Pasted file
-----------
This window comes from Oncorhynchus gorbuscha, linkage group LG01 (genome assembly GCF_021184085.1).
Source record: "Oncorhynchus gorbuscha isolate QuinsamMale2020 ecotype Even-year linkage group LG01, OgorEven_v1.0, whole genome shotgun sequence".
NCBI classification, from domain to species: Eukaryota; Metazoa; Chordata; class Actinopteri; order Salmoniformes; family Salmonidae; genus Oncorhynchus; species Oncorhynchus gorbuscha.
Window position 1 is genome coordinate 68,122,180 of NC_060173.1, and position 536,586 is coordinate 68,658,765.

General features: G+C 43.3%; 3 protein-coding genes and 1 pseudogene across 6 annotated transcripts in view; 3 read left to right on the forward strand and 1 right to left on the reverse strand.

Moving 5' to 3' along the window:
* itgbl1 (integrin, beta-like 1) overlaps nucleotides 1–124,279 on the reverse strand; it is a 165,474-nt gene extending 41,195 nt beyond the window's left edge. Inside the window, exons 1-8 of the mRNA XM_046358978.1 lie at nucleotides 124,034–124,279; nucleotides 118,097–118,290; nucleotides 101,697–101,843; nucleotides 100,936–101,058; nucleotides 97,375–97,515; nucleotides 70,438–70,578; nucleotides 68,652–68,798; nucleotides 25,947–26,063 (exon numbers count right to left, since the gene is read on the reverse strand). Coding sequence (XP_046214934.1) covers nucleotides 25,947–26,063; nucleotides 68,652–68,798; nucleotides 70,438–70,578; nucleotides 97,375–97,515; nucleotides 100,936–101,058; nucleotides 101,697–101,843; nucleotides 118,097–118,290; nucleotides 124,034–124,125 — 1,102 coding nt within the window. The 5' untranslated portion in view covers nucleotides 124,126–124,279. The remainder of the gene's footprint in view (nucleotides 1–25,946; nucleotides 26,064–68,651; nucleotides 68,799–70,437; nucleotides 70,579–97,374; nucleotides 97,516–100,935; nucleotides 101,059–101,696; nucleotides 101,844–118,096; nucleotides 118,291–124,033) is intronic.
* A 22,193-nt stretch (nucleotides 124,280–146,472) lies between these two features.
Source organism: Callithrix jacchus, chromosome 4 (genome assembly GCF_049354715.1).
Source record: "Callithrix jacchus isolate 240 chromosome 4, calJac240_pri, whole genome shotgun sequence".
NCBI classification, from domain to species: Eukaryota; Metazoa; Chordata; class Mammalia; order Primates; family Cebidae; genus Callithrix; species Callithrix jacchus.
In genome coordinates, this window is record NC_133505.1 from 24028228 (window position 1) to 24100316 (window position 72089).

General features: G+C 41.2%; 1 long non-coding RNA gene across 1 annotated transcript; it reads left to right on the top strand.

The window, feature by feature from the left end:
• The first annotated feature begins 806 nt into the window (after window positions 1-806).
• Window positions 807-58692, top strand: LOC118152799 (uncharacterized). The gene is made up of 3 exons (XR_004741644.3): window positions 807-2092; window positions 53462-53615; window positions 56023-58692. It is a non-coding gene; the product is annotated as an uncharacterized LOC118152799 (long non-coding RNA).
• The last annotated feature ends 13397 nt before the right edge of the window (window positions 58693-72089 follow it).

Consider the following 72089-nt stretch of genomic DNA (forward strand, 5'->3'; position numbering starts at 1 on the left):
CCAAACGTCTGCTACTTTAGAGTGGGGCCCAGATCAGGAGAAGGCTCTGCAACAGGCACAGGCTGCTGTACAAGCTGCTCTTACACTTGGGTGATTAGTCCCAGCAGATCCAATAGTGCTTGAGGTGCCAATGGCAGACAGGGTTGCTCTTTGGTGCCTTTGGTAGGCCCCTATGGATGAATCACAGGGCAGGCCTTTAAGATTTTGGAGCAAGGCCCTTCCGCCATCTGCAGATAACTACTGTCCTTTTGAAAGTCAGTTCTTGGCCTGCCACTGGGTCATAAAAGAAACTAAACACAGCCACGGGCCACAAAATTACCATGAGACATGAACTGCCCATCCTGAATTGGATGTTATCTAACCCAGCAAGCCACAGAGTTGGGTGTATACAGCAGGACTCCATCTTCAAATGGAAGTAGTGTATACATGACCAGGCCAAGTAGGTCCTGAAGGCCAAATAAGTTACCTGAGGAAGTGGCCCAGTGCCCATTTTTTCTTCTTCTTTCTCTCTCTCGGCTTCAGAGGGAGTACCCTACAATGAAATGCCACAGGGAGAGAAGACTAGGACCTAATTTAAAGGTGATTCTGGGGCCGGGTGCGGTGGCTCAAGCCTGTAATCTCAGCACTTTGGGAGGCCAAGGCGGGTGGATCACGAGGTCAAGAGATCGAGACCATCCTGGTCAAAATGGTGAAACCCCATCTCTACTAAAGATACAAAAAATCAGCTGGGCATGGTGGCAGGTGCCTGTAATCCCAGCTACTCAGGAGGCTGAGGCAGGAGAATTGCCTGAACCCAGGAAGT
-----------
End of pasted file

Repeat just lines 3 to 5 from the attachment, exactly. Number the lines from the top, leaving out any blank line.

NCBI classification, from domain to species: Eukaryota; Metazoa; Chordata; class Actinopteri; order Salmoniformes; family Salmonidae; genus Oncorhynchus; species Oncorhynchus gorbuscha.
Window position 1 is genome coordinate 68,122,180 of NC_060173.1, and position 536,586 is coordinate 68,658,765.

General features: G+C 43.3%; 3 protein-coding genes and 1 pseudogene across 6 annotated transcripts in view; 3 read left to right on the forward strand and 1 right to left on the reverse strand.